1. Interview key stakeholders to collect data: First and foremost, interview everyone involved in the change initiative, including senior leadership, staff, and customers. Use a change readiness survey that assesses the stakeholder’s understanding of the need for change, their perception of the benefits and barriers the change will bring, and their feelings about the organisation’s capacity to execute the change. 

Is everyone well informed about the project’s sponsorship, the resources allocated, and the level of support they can expect? Collect as much data as you can get on all four dimensions of the organisation.

2. Analyse the data: After collecting data, analyse it to identify the areas that need more focus or support. You can visualise the data on a heatmap colour-coded with green for change enablers and red for risks. If most stakeholders said they did not have a clear vision of what the change is meant to achieve, mark that as a red segment.

3. Draft a plan for improving change readiness: From your data analysis, you should tell the areas you need to work on to improve change readiness. Do you need to double down on your communication efforts to improve the stakeholder’s understanding of the change initiative? Do you need to invest more in processes and systems? Any segment of the assessment that is not scoring in the positive is a candidate for attention, prioritising of course any strongly negative sentiment. 

Keep in mind that widely held negative or even neutral sentiment will serve to undermine or even derail even the most well-run change initiative. And scale or size of budget offer no protection, only greater consequences.

4. Repeat for complex or long-term projects: If your change efforts are cutting across multiple divisions or are meant to last several years, you will need to have ongoing conversations about engagement and the company’s capabilities to sustain the change.

Given that these steps are so critical to any engagement strategy they have become part of our standard consultancy engagement model. We’ve also now distilled them into the change readiness assessment tool so you can either get a head start before engaging us or you can use the output and have your in-house teams take the required actions, periodically monitoring progress as they go.

What is a readiness strategy?

A readiness strategy is a plan to align an organisation’s key elements (people, culture, process, and infrastructure) with the demands of a planned change initiative. A good readiness strategy is informed by the results of a readiness assessment and addresses four key questions:

• What should we keep doing? These are the things you have learned you are doing well. If you learn that you have done an excellent job of communicating the planned change, keep those channels of communication open.

• What do we need to start doing? From the readiness survey, you might learn of things you overlooked while you were planning for change. Stakeholders’ responses should help you make a checklist of things to do before you roll out the change.

• What do we need to watch? Perhaps you thought that all stakeholders understood the need for change, but they are not entirely sold on it. You might need to have ongoing conversations to secure their buy-in.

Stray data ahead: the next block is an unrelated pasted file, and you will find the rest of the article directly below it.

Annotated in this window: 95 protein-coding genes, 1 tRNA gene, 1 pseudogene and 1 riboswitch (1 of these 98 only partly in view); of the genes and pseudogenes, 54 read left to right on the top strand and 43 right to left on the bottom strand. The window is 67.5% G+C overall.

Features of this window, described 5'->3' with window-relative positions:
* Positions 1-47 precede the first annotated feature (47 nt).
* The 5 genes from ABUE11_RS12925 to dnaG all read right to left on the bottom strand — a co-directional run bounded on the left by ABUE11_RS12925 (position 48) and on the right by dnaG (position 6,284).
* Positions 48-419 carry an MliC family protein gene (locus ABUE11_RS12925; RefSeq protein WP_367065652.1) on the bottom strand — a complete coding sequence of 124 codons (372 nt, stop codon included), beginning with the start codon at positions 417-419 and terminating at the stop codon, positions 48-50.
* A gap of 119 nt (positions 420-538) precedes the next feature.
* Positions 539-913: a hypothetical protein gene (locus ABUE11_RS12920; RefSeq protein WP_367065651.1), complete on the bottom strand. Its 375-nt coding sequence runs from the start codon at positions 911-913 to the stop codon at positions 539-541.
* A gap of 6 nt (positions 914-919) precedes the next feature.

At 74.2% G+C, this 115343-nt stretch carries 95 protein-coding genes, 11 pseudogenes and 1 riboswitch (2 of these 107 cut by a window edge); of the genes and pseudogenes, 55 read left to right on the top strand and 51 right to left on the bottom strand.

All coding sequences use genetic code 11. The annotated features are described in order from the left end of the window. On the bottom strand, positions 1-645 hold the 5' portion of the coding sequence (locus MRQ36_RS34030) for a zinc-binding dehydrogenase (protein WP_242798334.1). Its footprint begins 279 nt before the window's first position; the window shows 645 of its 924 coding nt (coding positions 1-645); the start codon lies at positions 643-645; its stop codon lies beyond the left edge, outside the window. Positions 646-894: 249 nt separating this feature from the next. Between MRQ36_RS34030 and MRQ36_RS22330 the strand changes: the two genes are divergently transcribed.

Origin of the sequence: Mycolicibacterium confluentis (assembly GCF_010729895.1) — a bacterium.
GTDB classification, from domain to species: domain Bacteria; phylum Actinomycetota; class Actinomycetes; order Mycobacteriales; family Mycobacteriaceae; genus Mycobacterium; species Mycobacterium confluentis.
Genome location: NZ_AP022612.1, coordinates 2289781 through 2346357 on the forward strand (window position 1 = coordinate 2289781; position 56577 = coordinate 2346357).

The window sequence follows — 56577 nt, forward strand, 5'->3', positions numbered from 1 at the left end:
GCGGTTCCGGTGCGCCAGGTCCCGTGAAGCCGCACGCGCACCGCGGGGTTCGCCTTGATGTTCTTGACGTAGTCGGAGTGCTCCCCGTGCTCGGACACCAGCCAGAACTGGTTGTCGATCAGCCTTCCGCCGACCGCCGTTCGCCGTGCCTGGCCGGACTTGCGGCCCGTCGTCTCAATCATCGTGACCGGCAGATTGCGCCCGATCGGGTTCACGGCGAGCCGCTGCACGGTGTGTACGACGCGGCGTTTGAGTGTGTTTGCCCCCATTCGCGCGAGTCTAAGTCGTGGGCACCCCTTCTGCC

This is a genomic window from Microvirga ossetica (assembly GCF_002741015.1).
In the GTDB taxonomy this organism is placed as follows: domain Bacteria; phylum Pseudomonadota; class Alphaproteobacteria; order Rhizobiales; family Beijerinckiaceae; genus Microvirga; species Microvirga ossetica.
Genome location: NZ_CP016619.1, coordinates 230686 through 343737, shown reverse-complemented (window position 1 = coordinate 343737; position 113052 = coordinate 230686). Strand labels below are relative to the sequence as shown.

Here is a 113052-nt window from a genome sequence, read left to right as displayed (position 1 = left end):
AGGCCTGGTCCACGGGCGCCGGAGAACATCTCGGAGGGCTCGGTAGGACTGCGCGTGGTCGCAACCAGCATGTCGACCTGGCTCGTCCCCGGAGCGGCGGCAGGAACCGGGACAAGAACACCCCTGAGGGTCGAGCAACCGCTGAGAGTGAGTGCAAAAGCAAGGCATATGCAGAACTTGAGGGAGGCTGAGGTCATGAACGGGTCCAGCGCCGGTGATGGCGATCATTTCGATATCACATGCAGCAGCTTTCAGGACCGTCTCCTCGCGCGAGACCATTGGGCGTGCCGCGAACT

• What do we need to leverage? If some people or departments are more invested in the change than others, you can leverage their support, knowledge, or skills to expedite the change or increase its chances of success.

A good readiness assessment tool should also give you guidance on what to focus on, ideally including tips on how to do what’s recommended. This can be useful both to inform the strategy and give a basis for measuring the effect of the actions taken, e.g. by periodically repeating the assessment.

What is your readiness for change?

A change readiness assessment will tell you if you are ready for learning, resistance, frustration, or change.

• You are ready for resistance if the change initiative is unclear and stakeholder engagement is weak. Most likely, the change leaders and the organisation itself do not have a history of successfully executing major business change.

• You are ready for frustration if the organisation has a track record of successful change, but the upcoming change is being led by people who are either unwilling or unable to execute the change. The organisation has what it needs to execute the change, but senior leadership—and the staff’s perception of it—is the main obstacle.

• You are ready for learning if leaders have led successful change efforts in the past, but there are still gaps in planning, communicating, and implementing current change efforts. Here, leaders can leverage their experience to speed up the change process and secure the commitment of stakeholders.

• You are ready for change if the organisation scores highly in all the change readiness metrics: communication is open and all stakeholders are aware of, excited about, and engaged with the change; the culture is agile enough to match the urgency of the change, and the organisation has thought ahead and adapted its processes and infrastructure to meet the demands of the change.

Final thoughts

Even when it’s apparent that change will be good for your company, some employees may disagree with this assessment. The company itself may not have the processes or infrastructure needed to execute the change.

A change readiness assessment highlights the gap between the current and necessary stakeholder engagement and the gap between the capabilities an organisation has and the capabilities it needs to implement change. It should ideally be the first tool any organisation serious about change needs to pull from its arsenal.

About Carson Derrow

My name is Carson Derrow I'm an entrepreneur, professional blogger, and marketer from Arkansas. I've been writing for startups and small businesses since 2012. I share the latest business news, tools, resources, and marketing tips to help startups and small businesses to grow their business.